“You Have No Reason To Panic”: On Gratitude And Anxiety

I suffer from anxiety and panic attacks that I can only sort of control. I try and get enough sleep, do yoga, take meds, the whole thing. But still, my brain gets ahead of me and wants to do a pity spiral dance of disaster and worry and I can’t really stop it. It’s a handicap in a sense, where I want to be working or going out with friends or doing laundry but instead I’m curled up in bed with the lights off waiting for my benzos to kick in. (Pretty, pretty.)

Sometimes people tell me it will help my anxiety to “be grateful.” That’s one piece of advice I get a lot. If I were more grateful, I wouldn’t be so anxious. I’m only anxious because I lack perspective. Because I need to take the time to look outside myself and my own problems. If I were busy with things that didn’t have to do with my career or my family or my friends, I wouldn’t have time to be anxious, or to see two therapists.

And there’s something to that in the sense that helping others, or volunteering or working on something bigger than myself could help me forget about my problems for a while. Sure. But I don’t think having anxiety means I’m not a grateful person. I’m extremely thankful for everything in my life. I am lucky to be (mostly) healthy. I am lucky to be able to afford groceries. I am lucky to get paid to write. I am lucky to have some range in choices of what I want to do with my life. I am thankful that my parents are somewhat cool, that I have a good work ethic, that I have something I enjoy doing and that fulfills me.

But I still feel anxiety and worry over petty things in my life. A chemical imbalance version of #firstworldproblems. And actually, thinking about the people less fortunate than I, or volunteering, or sending money has sometimes made me feel worse — more helpless, hopeless and sad. It combines with the feeling that nothing on Earth can ever be fixed (like watching news coverage of school shootings or tsunamis or cancer or other horrors and hardships outside my control) and guilt that I even have to take medication to feel okay when some poor farmer in Africa struggles every day without ever needing to pop Zoloft.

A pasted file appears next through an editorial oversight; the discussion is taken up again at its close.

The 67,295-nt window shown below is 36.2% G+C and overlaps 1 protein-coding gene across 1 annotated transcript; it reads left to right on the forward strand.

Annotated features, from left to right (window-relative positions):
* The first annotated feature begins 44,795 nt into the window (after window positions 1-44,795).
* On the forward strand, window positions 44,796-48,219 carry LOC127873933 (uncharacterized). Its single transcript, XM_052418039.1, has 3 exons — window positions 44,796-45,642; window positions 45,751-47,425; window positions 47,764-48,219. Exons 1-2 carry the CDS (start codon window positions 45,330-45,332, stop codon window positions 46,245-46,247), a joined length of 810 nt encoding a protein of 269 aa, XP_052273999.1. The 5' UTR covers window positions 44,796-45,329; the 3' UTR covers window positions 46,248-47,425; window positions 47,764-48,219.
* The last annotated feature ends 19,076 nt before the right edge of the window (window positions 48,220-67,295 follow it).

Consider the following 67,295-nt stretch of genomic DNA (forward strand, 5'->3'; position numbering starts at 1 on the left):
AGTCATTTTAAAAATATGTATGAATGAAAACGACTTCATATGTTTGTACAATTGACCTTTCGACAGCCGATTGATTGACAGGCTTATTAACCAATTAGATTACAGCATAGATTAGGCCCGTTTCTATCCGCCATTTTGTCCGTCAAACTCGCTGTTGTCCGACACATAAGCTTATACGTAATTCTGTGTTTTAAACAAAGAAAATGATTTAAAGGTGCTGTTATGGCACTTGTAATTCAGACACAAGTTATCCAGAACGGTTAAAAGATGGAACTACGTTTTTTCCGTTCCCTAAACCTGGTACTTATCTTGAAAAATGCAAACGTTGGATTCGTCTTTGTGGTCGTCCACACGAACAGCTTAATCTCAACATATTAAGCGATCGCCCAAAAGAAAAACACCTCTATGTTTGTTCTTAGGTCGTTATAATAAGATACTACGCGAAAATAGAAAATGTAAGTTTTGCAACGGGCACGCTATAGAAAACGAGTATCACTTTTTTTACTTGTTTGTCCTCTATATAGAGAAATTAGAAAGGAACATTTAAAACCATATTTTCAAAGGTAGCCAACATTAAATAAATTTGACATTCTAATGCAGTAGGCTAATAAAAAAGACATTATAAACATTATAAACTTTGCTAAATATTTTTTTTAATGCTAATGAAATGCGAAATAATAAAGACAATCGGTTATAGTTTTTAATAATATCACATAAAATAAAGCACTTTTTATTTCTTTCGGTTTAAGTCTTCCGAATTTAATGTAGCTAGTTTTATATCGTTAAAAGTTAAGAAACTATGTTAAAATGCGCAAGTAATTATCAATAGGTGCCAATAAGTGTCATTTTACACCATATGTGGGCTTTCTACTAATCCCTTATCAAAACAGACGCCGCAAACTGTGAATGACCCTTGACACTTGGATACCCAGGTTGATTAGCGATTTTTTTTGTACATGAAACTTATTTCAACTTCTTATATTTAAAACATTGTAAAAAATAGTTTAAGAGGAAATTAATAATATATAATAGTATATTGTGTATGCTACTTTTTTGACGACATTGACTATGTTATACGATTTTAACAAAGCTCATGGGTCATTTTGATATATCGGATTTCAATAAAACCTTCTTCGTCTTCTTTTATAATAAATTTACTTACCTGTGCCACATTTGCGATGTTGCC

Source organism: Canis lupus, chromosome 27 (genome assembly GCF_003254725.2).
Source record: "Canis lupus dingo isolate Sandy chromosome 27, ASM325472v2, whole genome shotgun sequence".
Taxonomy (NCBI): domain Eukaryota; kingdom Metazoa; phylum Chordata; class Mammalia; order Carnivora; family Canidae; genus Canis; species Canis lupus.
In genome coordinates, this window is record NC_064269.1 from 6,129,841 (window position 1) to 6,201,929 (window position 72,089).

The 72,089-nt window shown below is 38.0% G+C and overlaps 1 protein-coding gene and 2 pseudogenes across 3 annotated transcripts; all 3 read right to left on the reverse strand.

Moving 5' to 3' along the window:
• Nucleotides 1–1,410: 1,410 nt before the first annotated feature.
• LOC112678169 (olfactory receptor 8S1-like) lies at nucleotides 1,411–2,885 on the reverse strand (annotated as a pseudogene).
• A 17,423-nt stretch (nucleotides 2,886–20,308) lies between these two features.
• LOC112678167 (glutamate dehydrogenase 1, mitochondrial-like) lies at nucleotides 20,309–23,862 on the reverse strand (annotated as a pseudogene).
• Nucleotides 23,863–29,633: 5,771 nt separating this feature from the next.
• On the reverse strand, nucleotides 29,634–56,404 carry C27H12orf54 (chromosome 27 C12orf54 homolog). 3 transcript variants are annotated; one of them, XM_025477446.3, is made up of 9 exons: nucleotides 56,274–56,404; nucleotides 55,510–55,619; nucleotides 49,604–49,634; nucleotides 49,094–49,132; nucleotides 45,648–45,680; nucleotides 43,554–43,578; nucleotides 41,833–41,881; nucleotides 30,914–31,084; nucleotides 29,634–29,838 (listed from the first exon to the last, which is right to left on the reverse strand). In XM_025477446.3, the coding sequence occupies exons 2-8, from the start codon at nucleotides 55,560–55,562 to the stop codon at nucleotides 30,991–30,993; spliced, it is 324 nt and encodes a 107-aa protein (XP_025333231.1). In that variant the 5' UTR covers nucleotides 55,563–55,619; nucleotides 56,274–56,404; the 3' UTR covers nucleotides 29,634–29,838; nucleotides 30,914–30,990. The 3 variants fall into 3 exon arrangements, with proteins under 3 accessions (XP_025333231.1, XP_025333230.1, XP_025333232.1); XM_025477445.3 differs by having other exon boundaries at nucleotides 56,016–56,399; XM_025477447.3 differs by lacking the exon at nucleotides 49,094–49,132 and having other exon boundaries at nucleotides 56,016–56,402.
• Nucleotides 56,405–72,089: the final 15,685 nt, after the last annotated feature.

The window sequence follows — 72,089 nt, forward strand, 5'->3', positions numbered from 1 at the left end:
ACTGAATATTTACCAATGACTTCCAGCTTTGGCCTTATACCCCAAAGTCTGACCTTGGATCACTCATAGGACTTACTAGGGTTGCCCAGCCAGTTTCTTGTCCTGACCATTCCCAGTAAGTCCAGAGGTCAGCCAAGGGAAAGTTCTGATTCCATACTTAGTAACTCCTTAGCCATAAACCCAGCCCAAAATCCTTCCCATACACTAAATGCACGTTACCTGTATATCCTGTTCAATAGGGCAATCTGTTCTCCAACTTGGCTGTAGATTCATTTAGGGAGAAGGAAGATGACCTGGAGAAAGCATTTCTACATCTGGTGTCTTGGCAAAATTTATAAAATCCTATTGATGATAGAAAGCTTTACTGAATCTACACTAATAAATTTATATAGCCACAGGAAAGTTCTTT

It doesn’t make me feel better to think other people are worse off than I am. That would make me kind of terrible. Instead, it morphs into more self-hatred about my luck and how hopeless the world is and how much work it’s going to take to fix anything. About how useless any of my contributions are. Even if I write ten articles about taking mental health care more seriously or convince one person not to be homophobic or donate time and money to cancer, there will still be more and more bad multiplying like the brooms in “Fantasia.” I feel useless. I’m just a drop in the bucket. Then, I panic some more.

Obviously, this isn’t entirely right. “Gratitude journals” do help, I’ve been told. Volunteering does do some good, even if it’s small. Donating does make a dent, again even if it’s small. Being “grateful” in a sense can help, if it’s presented in the right way.

But this: “You have no reason to be upset, so it’s ridiculous that you have a panic disorder,” is not an uncommon sentiment heard by people with anxiety and panic. I didn’t choose this, and I certainly can’t magically fix my brain chemistry. I just worry about people thinking that by needing to see therapists and having an anxiety disorder, I’m not being grateful for my life. (More worry! See how that works! It’s like worry-Jenga up in here!)

I have anxiety and I am so, so grateful for where I am. And I can see that this mental health issue, or my latest magazine assignment, or my friends not getting along, or my dad’s addiction recovery, or whatever else is going on with me is minor compared to AIDS or world hunger or sex trafficking or poverty. I get that. And that adds to my panic. I wish the two (gratitude and anxiety) weren’t so connected by outsiders who tell me: “You, personally, have nothing to panic about.”

I know that. And yet, here we are. TC Mark

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